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Congress considers special treatment for people who are in the country illegally
January 28, 2013 - Andrea Johnson
Why reward people who came here illegally?
According to an Associated Press story today, Congress is apparently going to take up legislation that would offer a "path to citizenship" for as many as 11 million people who technically don't have a right to live here. Granted, the requirements are fairly stringent. Anyone who wants to jump through all the government's hoops in order to stay here can expect to shell out a lot of money, have his or her background checked out by the local cops and wait for several years before they even have a chance at a green card. According to the Senate plan, these people would have to register with the government, undergo a background check, pay a fine and back taxes to gain probationary status and the right to live and work in the United States.
The U.S. would deport people with serious criminal records or those deemed a threat to national security. People who are granted probationary status would "go to the back of the line" behind people who already applied legally for a green card. Once he gets his green card, the illegal immigrant would have to wait more years, undergo another background check, take English and citizenship classes and pass a citizenship test to be considered for citizenship. They supposedly would not be eligible for welfare or health care benefits under the proposal, though I've seen articles speculating that this legislation could make it easier for illegal immigrants to qualify for health care benefits. People who were children at the time they arrived in the country illegally would not be penalized. Agricultural workers would also get preferential treatment compared to other illegal immigrants, in recognition of the value of their work.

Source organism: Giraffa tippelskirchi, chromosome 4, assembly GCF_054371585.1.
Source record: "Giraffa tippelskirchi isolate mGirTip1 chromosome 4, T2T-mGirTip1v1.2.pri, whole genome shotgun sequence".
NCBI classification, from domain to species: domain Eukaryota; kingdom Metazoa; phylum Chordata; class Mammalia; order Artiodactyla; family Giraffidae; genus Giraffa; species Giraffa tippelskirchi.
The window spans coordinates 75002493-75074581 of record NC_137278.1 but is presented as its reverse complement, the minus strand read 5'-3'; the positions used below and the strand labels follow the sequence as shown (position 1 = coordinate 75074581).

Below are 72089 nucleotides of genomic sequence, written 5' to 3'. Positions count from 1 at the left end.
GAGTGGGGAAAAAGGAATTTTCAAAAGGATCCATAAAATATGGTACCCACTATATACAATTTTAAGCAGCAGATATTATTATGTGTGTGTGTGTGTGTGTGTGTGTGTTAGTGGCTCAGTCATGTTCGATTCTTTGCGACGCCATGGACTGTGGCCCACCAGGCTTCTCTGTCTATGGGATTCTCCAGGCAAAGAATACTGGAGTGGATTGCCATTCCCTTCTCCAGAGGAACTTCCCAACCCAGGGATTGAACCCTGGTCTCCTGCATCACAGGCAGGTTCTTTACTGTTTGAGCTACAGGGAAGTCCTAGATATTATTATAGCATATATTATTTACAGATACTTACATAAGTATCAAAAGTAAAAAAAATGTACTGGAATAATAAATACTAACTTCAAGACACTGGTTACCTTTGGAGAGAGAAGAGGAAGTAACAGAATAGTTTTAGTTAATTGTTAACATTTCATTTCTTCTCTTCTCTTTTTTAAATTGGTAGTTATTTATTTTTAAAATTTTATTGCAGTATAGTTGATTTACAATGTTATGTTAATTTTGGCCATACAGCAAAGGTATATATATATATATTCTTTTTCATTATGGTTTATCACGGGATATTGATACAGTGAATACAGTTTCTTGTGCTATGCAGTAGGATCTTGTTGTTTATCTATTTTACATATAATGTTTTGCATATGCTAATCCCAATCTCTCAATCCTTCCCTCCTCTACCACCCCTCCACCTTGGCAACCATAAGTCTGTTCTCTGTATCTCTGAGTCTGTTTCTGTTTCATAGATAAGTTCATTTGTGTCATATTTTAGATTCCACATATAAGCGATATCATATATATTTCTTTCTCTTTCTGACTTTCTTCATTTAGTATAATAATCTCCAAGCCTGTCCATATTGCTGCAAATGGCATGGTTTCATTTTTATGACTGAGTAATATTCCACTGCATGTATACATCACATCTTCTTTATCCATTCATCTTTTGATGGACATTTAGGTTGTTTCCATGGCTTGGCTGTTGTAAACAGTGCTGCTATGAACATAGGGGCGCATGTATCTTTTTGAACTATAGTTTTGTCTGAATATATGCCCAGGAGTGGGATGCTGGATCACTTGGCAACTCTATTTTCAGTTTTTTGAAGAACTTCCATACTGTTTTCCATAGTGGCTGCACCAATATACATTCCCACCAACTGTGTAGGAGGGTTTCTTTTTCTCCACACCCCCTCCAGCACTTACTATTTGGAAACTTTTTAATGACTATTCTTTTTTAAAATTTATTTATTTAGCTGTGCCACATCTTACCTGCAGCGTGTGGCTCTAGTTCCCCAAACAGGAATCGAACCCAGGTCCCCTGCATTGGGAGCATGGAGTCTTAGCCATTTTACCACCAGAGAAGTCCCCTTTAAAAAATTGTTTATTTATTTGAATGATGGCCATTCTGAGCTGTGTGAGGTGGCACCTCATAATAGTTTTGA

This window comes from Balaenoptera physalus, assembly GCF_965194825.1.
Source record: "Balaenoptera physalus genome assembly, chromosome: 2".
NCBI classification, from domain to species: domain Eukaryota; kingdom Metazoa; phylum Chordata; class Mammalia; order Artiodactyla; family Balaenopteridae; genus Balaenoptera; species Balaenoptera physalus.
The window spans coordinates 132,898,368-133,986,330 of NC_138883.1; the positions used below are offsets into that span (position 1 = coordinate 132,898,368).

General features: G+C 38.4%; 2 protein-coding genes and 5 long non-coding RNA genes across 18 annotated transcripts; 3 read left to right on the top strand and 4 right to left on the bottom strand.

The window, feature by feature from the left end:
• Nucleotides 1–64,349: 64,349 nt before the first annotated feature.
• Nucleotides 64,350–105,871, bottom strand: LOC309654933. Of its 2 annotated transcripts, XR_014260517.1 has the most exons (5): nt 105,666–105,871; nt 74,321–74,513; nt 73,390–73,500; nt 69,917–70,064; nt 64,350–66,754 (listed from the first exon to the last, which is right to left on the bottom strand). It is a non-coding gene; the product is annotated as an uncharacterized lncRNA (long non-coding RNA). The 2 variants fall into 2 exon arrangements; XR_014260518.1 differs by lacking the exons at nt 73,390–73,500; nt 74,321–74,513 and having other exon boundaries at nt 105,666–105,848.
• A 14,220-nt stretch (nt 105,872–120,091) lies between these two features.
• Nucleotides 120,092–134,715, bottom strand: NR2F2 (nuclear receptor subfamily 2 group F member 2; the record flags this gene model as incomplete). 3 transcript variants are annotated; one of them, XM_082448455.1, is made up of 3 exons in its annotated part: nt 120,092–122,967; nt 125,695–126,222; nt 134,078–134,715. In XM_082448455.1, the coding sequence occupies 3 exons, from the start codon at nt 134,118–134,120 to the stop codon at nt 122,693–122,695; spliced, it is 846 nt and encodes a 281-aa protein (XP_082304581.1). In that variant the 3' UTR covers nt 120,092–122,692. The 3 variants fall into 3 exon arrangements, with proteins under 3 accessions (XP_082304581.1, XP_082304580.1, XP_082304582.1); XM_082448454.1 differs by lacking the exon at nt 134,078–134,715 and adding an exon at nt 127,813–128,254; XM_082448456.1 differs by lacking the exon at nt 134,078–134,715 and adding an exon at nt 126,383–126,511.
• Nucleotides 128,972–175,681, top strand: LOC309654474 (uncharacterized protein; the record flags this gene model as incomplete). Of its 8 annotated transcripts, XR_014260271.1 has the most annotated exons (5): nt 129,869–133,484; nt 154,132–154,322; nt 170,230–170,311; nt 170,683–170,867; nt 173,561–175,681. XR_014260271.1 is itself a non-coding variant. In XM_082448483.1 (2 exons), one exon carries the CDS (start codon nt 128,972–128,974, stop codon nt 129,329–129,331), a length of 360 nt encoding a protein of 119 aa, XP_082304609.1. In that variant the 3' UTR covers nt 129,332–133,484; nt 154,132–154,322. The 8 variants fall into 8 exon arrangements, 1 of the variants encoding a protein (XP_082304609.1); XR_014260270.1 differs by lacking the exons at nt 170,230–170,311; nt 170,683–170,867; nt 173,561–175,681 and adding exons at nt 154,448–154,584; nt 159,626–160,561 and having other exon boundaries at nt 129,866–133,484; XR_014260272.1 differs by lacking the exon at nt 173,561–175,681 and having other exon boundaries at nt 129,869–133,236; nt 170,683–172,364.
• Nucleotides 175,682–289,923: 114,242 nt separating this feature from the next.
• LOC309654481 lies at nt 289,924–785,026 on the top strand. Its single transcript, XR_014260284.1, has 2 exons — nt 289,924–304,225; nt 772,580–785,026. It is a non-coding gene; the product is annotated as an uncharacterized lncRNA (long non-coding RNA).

The proposed legislation does have its good points. The legislation would also tighten border security, improve checks on people with visas to make sure they leave the country on time, and make it easier for employers to check an employee's immigration status to avoid hiring people who are here illegally. The bill also would grant green cards to foreign graduates of an American graduate school or Ph.D program who have earned advanced degrees in science, technology, engineering or math. We certainly need more immigrants who are Ph.Ds with STEM degrees and other highly skilled immigrants and people who have attended an American university are likely well acclimated to American society.
But let's call this what it is: Amnesty. Congress did the same thing back in 1986 and claimed they'd never do it again. But, 27 years later, here we are again, granting special privileges to all the people who came here illegally since that time. I've interviewed immigrants who waited for 15 or 20 years to come here legally. Some of them are still separated from their families in other countries. The illegal immigrants who are considered for probationary status will get to be with their children in this country and have permission to live and work here while all the legal immigrants in other countries are waiting to come here.
This appears to be an option mainly because Republicans lost the Presidential election and fear they will not win a national election again without the Hispanic vote. It will likely also be popular with wealthy employers who hope to continue to employ immigrants at lower wages than they would have to pay native born Americans. It's Americans who have to compete for blue collar jobs who will lose out under this policy. Americans will also lose out if Congress continues to grant an amnesty to illegal immigrants every 30 years.
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